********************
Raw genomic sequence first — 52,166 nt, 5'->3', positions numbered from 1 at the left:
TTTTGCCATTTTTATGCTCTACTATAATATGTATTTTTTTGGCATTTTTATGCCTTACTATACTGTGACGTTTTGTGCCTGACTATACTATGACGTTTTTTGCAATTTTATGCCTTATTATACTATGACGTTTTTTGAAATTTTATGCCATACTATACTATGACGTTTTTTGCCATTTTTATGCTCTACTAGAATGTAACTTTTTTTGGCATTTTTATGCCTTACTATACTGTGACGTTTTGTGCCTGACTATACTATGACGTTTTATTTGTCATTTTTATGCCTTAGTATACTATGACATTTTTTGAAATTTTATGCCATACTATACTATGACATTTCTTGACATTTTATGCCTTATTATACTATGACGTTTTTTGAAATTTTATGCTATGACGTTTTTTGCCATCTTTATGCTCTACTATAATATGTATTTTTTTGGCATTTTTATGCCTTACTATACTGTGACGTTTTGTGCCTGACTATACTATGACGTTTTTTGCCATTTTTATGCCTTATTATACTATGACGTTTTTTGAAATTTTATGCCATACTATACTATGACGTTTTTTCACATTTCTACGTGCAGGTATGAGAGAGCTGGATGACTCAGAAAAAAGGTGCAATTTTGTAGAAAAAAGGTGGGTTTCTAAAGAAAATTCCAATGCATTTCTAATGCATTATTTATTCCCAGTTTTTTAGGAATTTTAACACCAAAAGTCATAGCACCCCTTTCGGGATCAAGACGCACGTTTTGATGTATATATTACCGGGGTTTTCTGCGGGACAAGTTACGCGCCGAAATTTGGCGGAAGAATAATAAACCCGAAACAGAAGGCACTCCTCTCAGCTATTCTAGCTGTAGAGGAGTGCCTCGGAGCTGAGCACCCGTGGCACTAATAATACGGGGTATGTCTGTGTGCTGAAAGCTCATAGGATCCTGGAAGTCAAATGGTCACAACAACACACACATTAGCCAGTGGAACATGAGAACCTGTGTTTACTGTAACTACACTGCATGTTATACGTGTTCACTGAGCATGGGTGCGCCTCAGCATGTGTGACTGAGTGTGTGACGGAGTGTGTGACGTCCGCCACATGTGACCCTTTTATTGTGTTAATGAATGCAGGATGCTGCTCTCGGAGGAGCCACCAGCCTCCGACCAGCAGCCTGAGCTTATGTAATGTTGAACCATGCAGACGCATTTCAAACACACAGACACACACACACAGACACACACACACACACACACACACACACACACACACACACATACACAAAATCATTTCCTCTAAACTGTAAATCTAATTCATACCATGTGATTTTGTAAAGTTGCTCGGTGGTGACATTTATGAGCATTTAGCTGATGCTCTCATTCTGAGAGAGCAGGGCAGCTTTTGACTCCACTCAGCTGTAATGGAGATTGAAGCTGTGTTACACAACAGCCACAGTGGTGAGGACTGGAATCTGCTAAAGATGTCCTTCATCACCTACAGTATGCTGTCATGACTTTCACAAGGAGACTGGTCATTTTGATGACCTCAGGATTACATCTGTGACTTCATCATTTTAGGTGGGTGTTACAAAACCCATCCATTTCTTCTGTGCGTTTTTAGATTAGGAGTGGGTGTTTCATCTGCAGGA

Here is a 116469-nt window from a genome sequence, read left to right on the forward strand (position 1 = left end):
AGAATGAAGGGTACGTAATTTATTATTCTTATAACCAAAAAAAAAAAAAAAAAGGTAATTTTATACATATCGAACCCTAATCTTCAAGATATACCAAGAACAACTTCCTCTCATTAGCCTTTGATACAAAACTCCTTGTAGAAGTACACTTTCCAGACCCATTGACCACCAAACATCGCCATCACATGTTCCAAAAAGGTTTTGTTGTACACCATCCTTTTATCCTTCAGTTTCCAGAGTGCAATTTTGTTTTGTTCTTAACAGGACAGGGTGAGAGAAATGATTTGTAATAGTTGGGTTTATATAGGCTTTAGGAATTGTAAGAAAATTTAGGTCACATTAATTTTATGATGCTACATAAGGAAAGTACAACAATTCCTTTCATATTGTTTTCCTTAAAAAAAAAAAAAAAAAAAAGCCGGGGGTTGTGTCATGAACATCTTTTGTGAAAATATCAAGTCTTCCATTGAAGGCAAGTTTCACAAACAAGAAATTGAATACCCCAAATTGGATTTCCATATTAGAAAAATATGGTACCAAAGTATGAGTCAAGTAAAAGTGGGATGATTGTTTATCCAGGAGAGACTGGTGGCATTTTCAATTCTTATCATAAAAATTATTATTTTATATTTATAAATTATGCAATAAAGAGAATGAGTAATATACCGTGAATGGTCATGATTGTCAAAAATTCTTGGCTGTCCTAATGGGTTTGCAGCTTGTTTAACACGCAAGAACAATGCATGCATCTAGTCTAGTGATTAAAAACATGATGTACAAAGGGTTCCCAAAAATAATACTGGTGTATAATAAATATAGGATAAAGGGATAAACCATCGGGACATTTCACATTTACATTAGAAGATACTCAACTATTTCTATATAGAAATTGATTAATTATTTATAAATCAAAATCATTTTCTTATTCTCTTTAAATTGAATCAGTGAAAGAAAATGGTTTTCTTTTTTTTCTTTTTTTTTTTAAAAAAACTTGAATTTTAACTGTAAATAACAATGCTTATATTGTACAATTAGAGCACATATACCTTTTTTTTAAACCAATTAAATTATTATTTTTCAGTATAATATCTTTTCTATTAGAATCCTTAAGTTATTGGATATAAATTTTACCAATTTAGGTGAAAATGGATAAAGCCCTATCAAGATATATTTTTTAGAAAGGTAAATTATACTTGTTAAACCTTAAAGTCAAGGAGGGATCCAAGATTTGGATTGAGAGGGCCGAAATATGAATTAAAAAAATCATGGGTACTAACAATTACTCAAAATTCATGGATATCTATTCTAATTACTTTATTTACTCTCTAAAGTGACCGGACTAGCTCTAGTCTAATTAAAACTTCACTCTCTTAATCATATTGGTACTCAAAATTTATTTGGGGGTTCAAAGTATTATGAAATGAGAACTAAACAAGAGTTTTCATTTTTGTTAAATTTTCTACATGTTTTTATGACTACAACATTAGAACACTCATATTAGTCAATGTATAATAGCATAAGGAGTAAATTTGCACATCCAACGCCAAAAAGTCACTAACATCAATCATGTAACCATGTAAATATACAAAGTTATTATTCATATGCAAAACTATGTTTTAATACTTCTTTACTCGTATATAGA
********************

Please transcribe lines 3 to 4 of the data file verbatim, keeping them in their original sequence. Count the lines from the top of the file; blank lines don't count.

Here is a 116469-nt window from a genome sequence, read left to right on the forward strand (position 1 = left end):
AGAATGAAGGGTACGTAATTTATTATTCTTATAACCAAAAAAAAAAAAAAAAAGGTAATTTTATACATATCGAACCCTAATCTTCAAGATATACCAAGAACAACTTCCTCTCATTAGCCTTTGATACAAAACTCCTTGTAGAAGTACACTTTCCAGACCCATTGACCACCAAACATCGCCATCACATGTTCCAAAAAGGTTTTGTTGTACACCATCCTTTTATCCTTCAGTTTCCAGAGTGCAATTTTGTTTTGTTCTTAACAGGACAGGGTGAGAGAAATGATTTGTAATAGTTGGGTTTATATAGGCTTTAGGAATTGTAAGAAAATTTAGGTCACATTAATTTTATGATGCTACATAAGGAAAGTACAACAATTCCTTTCATATTGTTTTCCTTAAAAAAAAAAAAAAAAAAAAGCCGGGGGTTGTGTCATGAACATCTTTTGTGAAAATATCAAGTCTTCCATTGAAGGCAAGTTTCACAAACAAGAAATTGAATACCCCAAATTGGATTTCCATATTAGAAAAATATGGTACCAAAGTATGAGTCAAGTAAAAGTGGGATGATTGTTTATCCAGGAGAGACTGGTGGCATTTTCAATTCTTATCATAAAAATTATTATTTTATATTTATAAATTATGCAATAAAGAGAATGAGTAATATACCGTGAATGGTCATGATTGTCAAAAATTCTTGGCTGTCCTAATGGGTTTGCAGCTTGTTTAACACGCAAGAACAATGCATGCATCTAGTCTAGTGATTAAAAACATGATGTACAAAGGGTTCCCAAAAATAATACTGGTGTATAATAAATATAGGATAAAGGGATAAACCATCGGGACATTTCACATTTACATTAGAAGATACTCAACTATTTCTATATAGAAATTGATTAATTATTTATAAATCAAAATCATTTTCTTATTCTCTTTAAATTGAATCAGTGAAAGAAAATGGTTTTCTTTTTTTTCTTTTTTTTTTTAAAAAAACTTGAATTTTAACTGTAAATAACAATGCTTATATTGTACAATTAGAGCACATATACCTTTTTTTTAAACCAATTAAATTATTATTTTTCAGTATAATATCTTTTCTATTAGAATCCTTAAGTTATTGGATATAAATTTTACCAATTTAGGTGAAAATGGATAAAGCCCTATCAAGATATATTTTTTAGAAAGGTAAATTATACTTGTTAAACCTTAAAGTCAAGGAGGGATCCAAGATTTGGATTGAGAGGGCCGAAATATGAATTAAAAAAATCATGGGTACTAACAATTACTCAAAATTCATGGATATCTATTCTAATTACTTTATTTACTCTCTAAAGTGACCGGACTAGCTCTAGTCTAATTAAAACTTCACTCTCTTAATCATATTGGTACTCAAAATTTATTTGGGGGTTCAAAGTATTATGAAATGAGAACTAAACAAGAGTTTTCATTTTTGTTAAATTTTCTACATGTTTTTATGACTACAACATTAGAACACTCATATTAGTCAATGTATAATAGCATAAGGAGTAAATTTGCACATCCAACGCCAAAAAGTCACTAACATCAATCATGTAACCATGTAAATATACAAAGTTATTATTCATATGCAAAACTATGTTTTAATACTTCTTTACTCGTATATAGA